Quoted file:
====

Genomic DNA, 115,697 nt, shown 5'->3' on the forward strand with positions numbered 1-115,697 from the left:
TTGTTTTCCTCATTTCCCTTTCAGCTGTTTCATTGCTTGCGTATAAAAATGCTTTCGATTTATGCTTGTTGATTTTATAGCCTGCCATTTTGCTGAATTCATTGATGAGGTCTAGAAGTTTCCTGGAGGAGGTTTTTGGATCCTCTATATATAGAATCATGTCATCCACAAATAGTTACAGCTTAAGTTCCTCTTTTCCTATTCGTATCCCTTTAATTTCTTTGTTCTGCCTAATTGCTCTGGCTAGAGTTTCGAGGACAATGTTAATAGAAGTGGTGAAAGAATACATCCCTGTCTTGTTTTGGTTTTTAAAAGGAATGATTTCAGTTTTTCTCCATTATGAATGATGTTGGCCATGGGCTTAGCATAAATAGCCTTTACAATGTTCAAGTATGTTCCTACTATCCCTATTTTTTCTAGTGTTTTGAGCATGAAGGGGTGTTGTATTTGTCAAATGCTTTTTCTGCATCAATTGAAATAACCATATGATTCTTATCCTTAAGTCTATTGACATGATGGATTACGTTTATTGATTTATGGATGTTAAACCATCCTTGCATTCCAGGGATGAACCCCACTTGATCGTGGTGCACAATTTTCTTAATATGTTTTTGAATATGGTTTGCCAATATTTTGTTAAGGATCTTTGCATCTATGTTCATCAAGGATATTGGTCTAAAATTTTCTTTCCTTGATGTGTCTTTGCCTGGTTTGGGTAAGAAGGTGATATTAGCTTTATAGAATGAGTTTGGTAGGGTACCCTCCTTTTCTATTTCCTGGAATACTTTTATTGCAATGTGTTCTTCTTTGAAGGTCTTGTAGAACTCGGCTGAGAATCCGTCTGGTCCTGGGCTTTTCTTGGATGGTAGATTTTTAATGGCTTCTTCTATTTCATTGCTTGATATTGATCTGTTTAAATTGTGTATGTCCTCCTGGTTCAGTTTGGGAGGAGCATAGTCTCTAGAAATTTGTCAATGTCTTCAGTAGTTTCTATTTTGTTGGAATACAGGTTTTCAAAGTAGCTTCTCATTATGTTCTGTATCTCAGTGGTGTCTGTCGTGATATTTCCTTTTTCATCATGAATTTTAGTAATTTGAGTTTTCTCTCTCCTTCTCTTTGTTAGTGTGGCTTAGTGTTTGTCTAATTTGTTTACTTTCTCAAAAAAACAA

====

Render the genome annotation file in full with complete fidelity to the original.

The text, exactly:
Genomic DNA, 115,697 nt, shown 5'->3' on the forward strand with positions numbered 1-115,697 from the left:
TTGTTTTCCTCATTTCCCTTTCAGCTGTTTCATTGCTTGCGTATAAAAATGCTTTCGATTTATGCTTGTTGATTTTATAGCCTGCCATTTTGCTGAATTCATTGATGAGGTCTAGAAGTTTCCTGGAGGAGGTTTTTGGATCCTCTATATATAGAATCATGTCATCCACAAATAGTTACAGCTTAAGTTCCTCTTTTCCTATTCGTATCCCTTTAATTTCTTTGTTCTGCCTAATTGCTCTGGCTAGAGTTTCGAGGACAATGTTAATAGAAGTGGTGAAAGAATACATCCCTGTCTTGTTTTGGTTTTTAAAAGGAATGATTTCAGTTTTTCTCCATTATGAATGATGTTGGCCATGGGCTTAGCATAAATAGCCTTTACAATGTTCAAGTATGTTCCTACTATCCCTATTTTTTCTAGTGTTTTGAGCATGAAGGGGTGTTGTATTTGTCAAATGCTTTTTCTGCATCAATTGAAATAACCATATGATTCTTATCCTTAAGTCTATTGACATGATGGATTACGTTTATTGATTTATGGATGTTAAACCATCCTTGCATTCCAGGGATGAACCCCACTTGATCGTGGTGCACAATTTTCTTAATATGTTTTTGAATATGGTTTGCCAATATTTTGTTAAGGATCTTTGCATCTATGTTCATCAAGGATATTGGTCTAAAATTTTCTTTCCTTGATGTGTCTTTGCCTGGTTTGGGTAAGAAGGTGATATTAGCTTTATAGAATGAGTTTGGTAGGGTACCCTCCTTTTCTATTTCCTGGAATACTTTTATTGCAATGTGTTCTTCTTTGAAGGTCTTGTAGAACTCGGCTGAGAATCCGTCTGGTCCTGGGCTTTTCTTGGATGGTAGATTTTTAATGGCTTCTTCTATTTCATTGCTTGATATTGATCTGTTTAAATTGTGTATGTCCTCCTGGTTCAGTTTGGGAGGAGCATAGTCTCTAGAAATTTGTCAATGTCTTCAGTAGTTTCTATTTTGTTGGAATACAGGTTTTCAAAGTAGCTTCTCATTATGTTCTGTATCTCAGTGGTGTCTGTCGTGATATTTCCTTTTTCATCATGAATTTTAGTAATTTGAGTTTTCTCTCTCCTTCTCTTTGTTAGTGTGGCTTAGTGTTTGTCTAATTTGTTTACTTTCTCAAAAAAACAA